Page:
Sunday, May 24, 2020

Seattle's Black Victorians 1852-1901

Sally Johnson Day (third wife of Thomas Day, Jr.) apparently was mentioned as a Seattle seamstress in the following book:

Mumford, Esther Hall. Seattle's Black Victorians 1852-1901. Seattle: Ananse Press, 1980.

Book Review

This book is not easy to find, but it's worth seeking out. It's an exhaustive study of every scrap of information the author-historian could find about blacks who lived in Seattle during the last half of the 19th century. She did interviews with elderly black residents and she combed through every newspaper of the time for any mention of black or "colored" people.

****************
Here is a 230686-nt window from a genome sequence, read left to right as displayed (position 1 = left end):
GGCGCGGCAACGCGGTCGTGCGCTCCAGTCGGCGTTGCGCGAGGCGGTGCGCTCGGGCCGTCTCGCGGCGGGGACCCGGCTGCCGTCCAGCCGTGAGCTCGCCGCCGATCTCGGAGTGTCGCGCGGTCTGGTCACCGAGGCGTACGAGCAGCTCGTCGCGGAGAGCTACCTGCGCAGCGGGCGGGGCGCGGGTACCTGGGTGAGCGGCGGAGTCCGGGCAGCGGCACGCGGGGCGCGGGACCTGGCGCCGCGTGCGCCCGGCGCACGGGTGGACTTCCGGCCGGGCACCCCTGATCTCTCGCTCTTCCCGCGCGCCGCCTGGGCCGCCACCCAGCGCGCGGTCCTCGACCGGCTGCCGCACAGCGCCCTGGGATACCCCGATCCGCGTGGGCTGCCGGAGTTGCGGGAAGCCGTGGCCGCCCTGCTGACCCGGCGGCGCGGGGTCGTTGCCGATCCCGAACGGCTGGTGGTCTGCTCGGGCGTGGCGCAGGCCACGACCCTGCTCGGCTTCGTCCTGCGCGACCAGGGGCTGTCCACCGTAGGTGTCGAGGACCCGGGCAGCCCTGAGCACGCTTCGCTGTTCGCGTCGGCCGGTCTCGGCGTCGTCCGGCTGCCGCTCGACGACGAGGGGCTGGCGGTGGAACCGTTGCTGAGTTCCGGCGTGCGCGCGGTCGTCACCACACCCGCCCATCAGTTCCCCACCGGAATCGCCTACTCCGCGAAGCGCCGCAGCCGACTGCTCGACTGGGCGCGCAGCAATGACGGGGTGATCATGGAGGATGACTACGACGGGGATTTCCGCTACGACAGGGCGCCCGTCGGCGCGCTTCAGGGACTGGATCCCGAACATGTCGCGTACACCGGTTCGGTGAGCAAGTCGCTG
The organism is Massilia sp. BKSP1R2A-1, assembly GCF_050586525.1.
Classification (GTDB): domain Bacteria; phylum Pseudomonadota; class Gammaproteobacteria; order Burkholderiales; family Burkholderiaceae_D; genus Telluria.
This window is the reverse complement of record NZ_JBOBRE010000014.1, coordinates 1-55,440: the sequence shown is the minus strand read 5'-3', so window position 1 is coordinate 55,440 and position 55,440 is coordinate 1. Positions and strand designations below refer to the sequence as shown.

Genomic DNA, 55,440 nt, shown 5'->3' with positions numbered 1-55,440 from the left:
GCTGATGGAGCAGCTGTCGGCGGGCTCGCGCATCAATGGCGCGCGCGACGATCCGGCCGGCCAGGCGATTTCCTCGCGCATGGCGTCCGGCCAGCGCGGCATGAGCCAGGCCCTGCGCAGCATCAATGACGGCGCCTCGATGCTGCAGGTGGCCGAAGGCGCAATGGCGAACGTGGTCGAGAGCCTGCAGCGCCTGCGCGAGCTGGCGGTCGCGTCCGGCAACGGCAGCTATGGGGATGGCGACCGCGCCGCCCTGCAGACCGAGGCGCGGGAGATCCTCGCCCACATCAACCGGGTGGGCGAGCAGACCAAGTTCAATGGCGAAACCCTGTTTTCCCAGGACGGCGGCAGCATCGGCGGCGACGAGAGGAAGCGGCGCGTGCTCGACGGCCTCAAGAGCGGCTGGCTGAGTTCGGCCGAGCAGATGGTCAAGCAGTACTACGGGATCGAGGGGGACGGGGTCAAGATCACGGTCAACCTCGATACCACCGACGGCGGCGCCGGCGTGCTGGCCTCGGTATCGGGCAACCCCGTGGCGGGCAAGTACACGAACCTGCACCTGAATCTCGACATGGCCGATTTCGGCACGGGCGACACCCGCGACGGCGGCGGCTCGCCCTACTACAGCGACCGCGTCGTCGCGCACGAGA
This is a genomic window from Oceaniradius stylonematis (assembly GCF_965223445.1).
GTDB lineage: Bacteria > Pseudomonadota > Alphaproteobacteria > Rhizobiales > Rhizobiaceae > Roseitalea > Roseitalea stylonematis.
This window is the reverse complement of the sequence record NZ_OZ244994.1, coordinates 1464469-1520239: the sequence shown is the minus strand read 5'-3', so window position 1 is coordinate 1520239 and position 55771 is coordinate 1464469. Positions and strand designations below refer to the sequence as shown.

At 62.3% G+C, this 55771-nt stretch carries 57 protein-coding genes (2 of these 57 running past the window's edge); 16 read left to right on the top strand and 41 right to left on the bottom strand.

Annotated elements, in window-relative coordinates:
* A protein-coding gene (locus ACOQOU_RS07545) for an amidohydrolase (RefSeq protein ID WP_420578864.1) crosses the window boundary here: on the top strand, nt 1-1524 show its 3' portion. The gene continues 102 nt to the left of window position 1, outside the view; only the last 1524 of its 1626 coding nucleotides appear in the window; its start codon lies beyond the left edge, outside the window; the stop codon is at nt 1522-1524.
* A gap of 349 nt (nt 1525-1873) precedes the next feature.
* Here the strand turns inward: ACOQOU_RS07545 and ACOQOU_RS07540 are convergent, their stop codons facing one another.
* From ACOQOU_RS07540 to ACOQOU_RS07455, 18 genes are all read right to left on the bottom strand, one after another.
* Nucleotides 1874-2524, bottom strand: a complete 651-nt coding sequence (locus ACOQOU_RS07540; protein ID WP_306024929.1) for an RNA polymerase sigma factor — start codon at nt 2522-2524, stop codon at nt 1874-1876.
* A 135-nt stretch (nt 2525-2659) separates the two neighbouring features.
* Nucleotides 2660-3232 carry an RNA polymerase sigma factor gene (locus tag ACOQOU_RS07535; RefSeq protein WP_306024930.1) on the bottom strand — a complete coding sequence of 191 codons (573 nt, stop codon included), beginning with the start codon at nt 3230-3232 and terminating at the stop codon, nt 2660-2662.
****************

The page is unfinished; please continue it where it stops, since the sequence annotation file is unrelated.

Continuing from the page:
This book isn't a rollicking good time, but it is a thorough distillation of everything known about the black communities in a city during an era when not much was recorded about them. It's clear that so, so much about these people had already been lost to history when Mumford wrote this work in the late 1970's (it was published in 1980). I'm so happy that she took on this subject.

Overall, I found the book fascinating, but it's definitely a scholarly work. Mumford makes sure to mention the name of every black person she comes across in her research, and about most there is very little information, so there are sections where your appetite is whetted with the barest of details about people or families, but it can sometimes seem like a catalog listing: Something like "so-and-so practiced law at this address from 1888 -1892, and so-and-so practiced law there from 1890-1893. Nothing more is known about them."

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